• Don't worry, I'm puzzled by this too. My profs in school taught us that RSA can't be broken unless you know how to solve discrete logarithms so I am unsure what factoring has to do with it? Although I suppose if I know all the factors of a certain number, I could try to test all possible relatively prime inverses...
      • by kalidasa (577403)
        RSA uses semiprimes - numbers with only two prime factors. If you know the factors p and q, you can derive the private key from the public key through multiplication mod (p-1)(q-1). There are much faster ways to factorize numbers than brute force - the best is the general number field sieve. It is Diffie-Hellman which uses discrete logs. There are better attacks against discrete logs than brute force, too. Once we have sufficiently powerful quantum computers, both the factorization problem and the discre
    • by jonbryce (703250)

      I think it means you can find the private key for a given public key.

    • by Mini-Geek (915324) on Thursday January 07, 2010 @01:52PM (#30685030) Homepage

      What they did was factor a 768-bit number, like one that could be used as a 768-bit RSA public key. e.g. to factor 15, you need to find that it is equal to 3*5, which can be easily done by dividing the first few primes and finding that 3 divides 15. To factor a very large number, like a 768-bit number that is semiprime with the two factors both about the same size, (as is the case with RSA public keys) is a very difficult task. It is currently best done by the General Number Field Sieve (GNFS). For more info on any of these concepts, use Wikipedia.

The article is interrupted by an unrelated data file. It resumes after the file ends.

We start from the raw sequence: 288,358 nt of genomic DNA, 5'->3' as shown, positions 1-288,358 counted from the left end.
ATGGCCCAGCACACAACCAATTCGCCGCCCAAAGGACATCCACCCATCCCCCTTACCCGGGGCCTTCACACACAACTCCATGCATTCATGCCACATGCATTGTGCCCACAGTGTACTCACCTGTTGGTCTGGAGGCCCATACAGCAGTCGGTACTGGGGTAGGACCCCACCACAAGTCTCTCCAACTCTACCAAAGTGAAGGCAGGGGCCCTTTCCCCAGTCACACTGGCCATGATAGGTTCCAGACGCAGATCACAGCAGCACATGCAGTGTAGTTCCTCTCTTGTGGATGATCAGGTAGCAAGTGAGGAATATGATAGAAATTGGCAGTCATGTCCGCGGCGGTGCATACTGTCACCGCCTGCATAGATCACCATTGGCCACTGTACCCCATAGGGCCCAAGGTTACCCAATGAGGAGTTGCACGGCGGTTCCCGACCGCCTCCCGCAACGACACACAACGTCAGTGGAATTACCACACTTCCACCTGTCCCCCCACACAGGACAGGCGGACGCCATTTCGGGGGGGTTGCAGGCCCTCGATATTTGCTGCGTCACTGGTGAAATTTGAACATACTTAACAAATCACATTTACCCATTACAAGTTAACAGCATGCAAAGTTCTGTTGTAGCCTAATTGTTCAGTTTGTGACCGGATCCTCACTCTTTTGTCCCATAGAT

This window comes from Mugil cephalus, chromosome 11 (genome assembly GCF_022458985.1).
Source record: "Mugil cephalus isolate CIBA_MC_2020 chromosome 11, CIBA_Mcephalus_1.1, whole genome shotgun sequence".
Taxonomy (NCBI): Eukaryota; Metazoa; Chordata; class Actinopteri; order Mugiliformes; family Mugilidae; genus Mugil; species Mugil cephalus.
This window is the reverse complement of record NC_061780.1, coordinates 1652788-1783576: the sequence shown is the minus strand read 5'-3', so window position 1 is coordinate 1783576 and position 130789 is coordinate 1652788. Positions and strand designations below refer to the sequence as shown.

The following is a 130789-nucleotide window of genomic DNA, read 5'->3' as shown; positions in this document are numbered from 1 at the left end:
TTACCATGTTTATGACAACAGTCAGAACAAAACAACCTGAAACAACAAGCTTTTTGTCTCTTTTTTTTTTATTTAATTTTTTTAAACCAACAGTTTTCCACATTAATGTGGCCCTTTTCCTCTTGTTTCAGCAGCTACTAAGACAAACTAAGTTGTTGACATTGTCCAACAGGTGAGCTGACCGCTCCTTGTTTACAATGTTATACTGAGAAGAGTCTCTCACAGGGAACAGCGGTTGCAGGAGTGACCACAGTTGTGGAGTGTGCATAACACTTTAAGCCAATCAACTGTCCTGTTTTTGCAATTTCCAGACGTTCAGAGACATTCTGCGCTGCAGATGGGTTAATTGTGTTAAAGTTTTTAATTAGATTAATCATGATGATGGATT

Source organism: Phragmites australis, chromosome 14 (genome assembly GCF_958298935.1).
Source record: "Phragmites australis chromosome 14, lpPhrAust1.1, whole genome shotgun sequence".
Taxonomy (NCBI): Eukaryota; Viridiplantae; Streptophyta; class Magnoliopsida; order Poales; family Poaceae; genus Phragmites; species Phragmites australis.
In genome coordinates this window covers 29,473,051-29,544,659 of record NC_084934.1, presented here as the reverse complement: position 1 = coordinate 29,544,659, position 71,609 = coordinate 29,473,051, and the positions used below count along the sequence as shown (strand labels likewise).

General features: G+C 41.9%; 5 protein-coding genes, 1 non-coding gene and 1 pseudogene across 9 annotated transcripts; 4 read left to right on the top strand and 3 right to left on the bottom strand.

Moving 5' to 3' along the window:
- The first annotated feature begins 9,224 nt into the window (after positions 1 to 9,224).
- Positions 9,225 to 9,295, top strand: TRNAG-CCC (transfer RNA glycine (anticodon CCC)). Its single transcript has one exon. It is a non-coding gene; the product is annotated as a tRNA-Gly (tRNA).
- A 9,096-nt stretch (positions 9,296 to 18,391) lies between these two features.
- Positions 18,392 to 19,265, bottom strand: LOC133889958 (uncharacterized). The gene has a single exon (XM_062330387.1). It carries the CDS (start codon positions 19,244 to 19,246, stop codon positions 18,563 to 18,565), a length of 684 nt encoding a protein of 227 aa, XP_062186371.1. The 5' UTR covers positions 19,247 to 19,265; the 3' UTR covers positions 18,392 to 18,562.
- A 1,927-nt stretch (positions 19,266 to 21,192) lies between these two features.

This demonstrates the possibility of breaking any given 768-bit RSA key by factoring the public modulus, and shows how much work that takes. Note, however, that it is still very difficult, and in this case took multiple years of calendar time and hundreds of years of CPU time to crack.
      This does not mean that every 768-bit RSA key can be cracked any more easily than it could before, it just demonstrates that we have the ability to crack any 768-bit RSA key (given the time and resources).

      • Re: (Score:3, Insightful)

        by Hurricane78 (562437)

        Like say, a botnet.

        Let’s calculate this:
        So taking you $defaultCPU, whatever that is, a botnet of hundrets of thousands of systems, with (for simplicity let’s say) 1 core, you could crack a 768-bit RSA in... roughly guessed... ...a third of a day. (hundrets of years * 365 / hundrets of thousands of sytems)

        I need a botnet! ^^
        By the way: It is possible to infect a botnet by infecting the botnet client itself? Should be doable, right?
        Or do those clients have some extreme self-protection form being c

        • Re: (Score:3, Informative)

          by Mini-Geek (915324)

          you could crack a 768-bit RSA in... roughly guessed... ...a third of a day.

          Sorry, no. That doesn't take into account the fact that some parts can't be run in parallel on many home computers. Not to mention that the longest part, sieving, for a number this size, needs about 1 GB of RAM free, which I'd think people would be likely to notice and shut down pretty quickly...
          Sieving is the step that takes the most time, in this case 1500 CPU years ("On a single core 2.2 GHz AMD Opteron processor with 2 GB RAM per core, sieving would have taken about fifteen hundred years."), but can e

    • by Sir_Lewk (967686)

      The very short version of it is that a private key is a set of two very large prime numbers. The public key is these two prime numbers multiplied together. If you have the public key, and are able to factor it, you can determine the private key.

      The security of RSA relies on the assumption that integer factorization is hard. So far that assumption, at least publically, has not been shown false (unless you have a quantum computer).